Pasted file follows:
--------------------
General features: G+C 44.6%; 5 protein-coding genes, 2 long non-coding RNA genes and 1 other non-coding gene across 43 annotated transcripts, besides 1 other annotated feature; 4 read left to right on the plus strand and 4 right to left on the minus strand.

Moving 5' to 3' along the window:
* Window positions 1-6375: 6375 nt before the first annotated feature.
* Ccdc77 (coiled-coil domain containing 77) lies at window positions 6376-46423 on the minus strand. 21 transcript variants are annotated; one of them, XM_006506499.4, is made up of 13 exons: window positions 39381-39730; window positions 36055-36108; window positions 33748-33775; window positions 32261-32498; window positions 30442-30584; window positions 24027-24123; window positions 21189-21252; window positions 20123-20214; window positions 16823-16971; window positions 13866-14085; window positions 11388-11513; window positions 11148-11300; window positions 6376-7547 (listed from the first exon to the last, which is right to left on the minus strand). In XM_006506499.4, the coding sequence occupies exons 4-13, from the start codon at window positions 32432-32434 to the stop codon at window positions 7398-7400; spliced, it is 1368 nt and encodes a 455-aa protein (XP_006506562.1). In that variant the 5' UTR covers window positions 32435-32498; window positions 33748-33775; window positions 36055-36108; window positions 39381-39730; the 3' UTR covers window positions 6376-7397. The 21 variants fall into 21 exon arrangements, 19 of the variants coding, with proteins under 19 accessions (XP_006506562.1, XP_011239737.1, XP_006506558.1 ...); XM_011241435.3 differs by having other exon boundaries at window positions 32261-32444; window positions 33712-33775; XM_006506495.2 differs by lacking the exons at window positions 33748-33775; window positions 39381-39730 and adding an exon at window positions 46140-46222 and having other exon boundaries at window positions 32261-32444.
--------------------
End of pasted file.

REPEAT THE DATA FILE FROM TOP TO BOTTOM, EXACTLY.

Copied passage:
General features: G+C 44.6%; 5 protein-coding genes, 2 long non-coding RNA genes and 1 other non-coding gene across 43 annotated transcripts, besides 1 other annotated feature; 4 read left to right on the plus strand and 4 right to left on the minus strand.

Moving 5' to 3' along the window:
* Window positions 1-6375: 6375 nt before the first annotated feature.
* Ccdc77 (coiled-coil domain containing 77) lies at window positions 6376-46423 on the minus strand. 21 transcript variants are annotated; one of them, XM_006506499.4, is made up of 13 exons: window positions 39381-39730; window positions 36055-36108; window positions 33748-33775; window positions 32261-32498; window positions 30442-30584; window positions 24027-24123; window positions 21189-21252; window positions 20123-20214; window positions 16823-16971; window positions 13866-14085; window positions 11388-11513; window positions 11148-11300; window positions 6376-7547 (listed from the first exon to the last, which is right to left on the minus strand). In XM_006506499.4, the coding sequence occupies exons 4-13, from the start codon at window positions 32432-32434 to the stop codon at window positions 7398-7400; spliced, it is 1368 nt and encodes a 455-aa protein (XP_006506562.1). In that variant the 5' UTR covers window positions 32435-32498; window positions 33748-33775; window positions 36055-36108; window positions 39381-39730; the 3' UTR covers window positions 6376-7397. The 21 variants fall into 21 exon arrangements, 19 of the variants coding, with proteins under 19 accessions (XP_006506562.1, XP_011239737.1, XP_006506558.1 ...); XM_011241435.3 differs by having other exon boundaries at window positions 32261-32444; window positions 33712-33775; XM_006506495.2 differs by lacking the exons at window positions 33748-33775; window positions 39381-39730 and adding an exon at window positions 46140-46222 and having other exon boundaries at window positions 32261-32444.